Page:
Byers, J.A. and Naranjo, S.E. 2014. Detection and monitoring of pink bollworm moths and invasive insects using pheromone traps and encounter rate models.
Journal of Applied Ecology 51:1041-1049.
The pink bollworm moth Pectinophora gossypiella (Saunders) (Lepidoptera: Gelechiidae)
is one of the most destructive pests in agriculture. An ongoing eradication program using a
combination of sex pheromone monitoring and mating disruption, irradiated sterile moth
releases, genetically modified Bt cotton and local insecticide applications have all but
extermi- nated the pink bollworm from the southwestern USA and portions of northern
Mexico. However, the continued threat of reinvasion from Mexico reinforces the need to
improve pheromone-based monitoring. Invasions from other parts of the world such as India,
where resistance to single-gene transgenic Bt cotton has evolved, further heightens the need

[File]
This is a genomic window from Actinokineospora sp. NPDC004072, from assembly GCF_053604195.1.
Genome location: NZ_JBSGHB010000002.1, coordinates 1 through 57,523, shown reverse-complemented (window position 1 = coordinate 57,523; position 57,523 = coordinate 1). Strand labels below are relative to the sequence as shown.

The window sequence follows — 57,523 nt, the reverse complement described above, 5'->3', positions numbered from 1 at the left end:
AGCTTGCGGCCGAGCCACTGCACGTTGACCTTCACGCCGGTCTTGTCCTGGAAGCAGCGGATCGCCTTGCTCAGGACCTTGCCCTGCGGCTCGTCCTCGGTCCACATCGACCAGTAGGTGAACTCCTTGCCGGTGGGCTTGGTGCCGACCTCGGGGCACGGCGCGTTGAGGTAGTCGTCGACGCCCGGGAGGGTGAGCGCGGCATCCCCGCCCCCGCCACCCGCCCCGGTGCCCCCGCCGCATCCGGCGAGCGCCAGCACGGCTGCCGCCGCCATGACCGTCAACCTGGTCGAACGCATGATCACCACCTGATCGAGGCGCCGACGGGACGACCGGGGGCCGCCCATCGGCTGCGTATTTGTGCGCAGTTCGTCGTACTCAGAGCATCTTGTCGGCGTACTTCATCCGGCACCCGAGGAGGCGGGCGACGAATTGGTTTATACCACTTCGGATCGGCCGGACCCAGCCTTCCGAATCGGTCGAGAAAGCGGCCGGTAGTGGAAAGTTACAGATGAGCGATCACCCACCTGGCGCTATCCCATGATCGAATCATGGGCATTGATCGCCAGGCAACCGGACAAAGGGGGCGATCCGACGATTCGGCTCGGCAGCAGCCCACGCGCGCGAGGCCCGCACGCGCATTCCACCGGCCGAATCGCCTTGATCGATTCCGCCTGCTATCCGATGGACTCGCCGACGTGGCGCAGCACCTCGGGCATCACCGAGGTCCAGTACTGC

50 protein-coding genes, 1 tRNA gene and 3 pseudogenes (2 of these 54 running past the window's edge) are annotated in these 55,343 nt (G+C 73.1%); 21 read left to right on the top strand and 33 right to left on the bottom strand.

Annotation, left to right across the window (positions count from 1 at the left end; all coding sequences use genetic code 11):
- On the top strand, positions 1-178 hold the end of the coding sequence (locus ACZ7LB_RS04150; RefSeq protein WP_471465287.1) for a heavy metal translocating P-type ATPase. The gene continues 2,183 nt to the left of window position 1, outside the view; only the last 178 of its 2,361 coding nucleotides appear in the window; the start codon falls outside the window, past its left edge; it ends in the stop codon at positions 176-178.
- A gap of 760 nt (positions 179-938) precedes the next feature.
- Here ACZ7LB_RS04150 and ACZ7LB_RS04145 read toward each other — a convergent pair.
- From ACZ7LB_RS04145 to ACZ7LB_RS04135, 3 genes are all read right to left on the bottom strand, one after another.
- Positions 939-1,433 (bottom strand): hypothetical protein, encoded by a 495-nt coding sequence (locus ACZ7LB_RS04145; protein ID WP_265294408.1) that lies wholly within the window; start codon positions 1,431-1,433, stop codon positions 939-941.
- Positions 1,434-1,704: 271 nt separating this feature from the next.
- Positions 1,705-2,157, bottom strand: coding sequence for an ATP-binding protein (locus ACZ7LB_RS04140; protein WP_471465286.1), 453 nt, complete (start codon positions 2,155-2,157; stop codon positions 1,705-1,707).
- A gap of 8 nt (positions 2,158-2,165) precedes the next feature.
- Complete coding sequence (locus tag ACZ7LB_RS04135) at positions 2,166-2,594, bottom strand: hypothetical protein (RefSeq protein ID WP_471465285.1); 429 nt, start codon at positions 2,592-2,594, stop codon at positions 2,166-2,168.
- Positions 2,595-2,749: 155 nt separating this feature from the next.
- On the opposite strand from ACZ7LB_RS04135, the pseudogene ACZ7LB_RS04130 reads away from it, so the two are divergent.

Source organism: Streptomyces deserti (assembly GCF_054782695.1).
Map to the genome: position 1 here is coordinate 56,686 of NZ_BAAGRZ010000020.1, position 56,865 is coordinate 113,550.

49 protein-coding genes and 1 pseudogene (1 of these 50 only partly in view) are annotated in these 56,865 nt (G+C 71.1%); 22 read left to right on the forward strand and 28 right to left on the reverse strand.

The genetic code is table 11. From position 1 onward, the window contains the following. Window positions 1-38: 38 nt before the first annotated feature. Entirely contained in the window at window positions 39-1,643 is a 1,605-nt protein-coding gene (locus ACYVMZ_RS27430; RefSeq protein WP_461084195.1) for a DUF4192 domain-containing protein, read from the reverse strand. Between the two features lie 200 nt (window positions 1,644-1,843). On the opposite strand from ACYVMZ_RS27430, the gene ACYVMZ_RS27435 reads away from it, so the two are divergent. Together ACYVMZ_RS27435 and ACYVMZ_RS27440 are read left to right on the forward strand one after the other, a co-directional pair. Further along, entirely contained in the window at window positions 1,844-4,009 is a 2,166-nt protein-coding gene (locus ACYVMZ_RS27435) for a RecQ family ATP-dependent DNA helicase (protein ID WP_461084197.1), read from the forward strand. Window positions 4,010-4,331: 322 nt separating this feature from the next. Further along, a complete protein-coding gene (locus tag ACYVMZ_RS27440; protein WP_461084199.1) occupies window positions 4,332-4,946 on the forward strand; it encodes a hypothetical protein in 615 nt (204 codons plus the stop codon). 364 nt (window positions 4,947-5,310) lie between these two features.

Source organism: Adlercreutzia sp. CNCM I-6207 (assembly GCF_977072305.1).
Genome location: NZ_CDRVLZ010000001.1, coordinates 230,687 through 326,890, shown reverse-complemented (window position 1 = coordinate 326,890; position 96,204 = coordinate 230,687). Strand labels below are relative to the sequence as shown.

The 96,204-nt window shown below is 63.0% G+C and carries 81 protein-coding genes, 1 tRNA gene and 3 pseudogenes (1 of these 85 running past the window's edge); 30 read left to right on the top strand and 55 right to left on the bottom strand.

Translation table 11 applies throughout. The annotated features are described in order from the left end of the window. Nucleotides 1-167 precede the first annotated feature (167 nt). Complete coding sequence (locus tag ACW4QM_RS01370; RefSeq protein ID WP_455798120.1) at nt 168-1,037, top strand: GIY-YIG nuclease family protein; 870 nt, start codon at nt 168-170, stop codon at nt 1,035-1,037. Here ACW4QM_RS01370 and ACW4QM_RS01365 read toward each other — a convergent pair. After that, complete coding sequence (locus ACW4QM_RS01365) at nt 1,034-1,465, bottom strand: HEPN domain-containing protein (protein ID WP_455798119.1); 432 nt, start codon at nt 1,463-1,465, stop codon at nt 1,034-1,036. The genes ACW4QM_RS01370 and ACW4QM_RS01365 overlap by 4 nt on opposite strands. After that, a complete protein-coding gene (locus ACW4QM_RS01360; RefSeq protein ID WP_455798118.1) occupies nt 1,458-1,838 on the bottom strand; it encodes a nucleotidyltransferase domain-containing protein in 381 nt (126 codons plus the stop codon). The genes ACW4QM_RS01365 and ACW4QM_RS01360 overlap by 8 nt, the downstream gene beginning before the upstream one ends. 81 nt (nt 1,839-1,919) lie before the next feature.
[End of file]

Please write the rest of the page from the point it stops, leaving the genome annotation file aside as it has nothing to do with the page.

for better monitoring strategies.
2. The mean flight height and standard deviation (SD) of the vertical flight distribution
pink bollworm males were estimated from catches on transparent sticky cylinder traps baited
with synthetic pheromone at several heights above-ground. An effective attraction radius
(EAR) of a standard pheromone lure was estimated from male moth catches on the pheromone-baited
sticky traps and many similar blank traps. The circular EARc was estimated
from the spherical EAR and SD.
3. The EAR of a pheromone lure for pink bollworm was 1·03 m, and the EARc was 2·61 m.
The mean flight height of males was 0·82 m, and the vertical flight distribution SD
was 0·26 m.
4. A computer program simulated male moth movement and capture on various numbers of
traps of EARc distributed over areas of 1–100 km2. The simulated catch results were comparable
to predictions using the EARc with modified encounter rate equations of Royama and
Rogers. The encounter rate equations were solved for initial populations of male moths
in the regions, and Poisson statistics were used to calculate population confidence limits.
5. Synthesis and applications. Encounter rate models and Poisson methods can be used to
determine levels of pheromone trap densities that are likely to detect and estimate low population
levels of resident or invasive pink bollworms and many other pest insect species.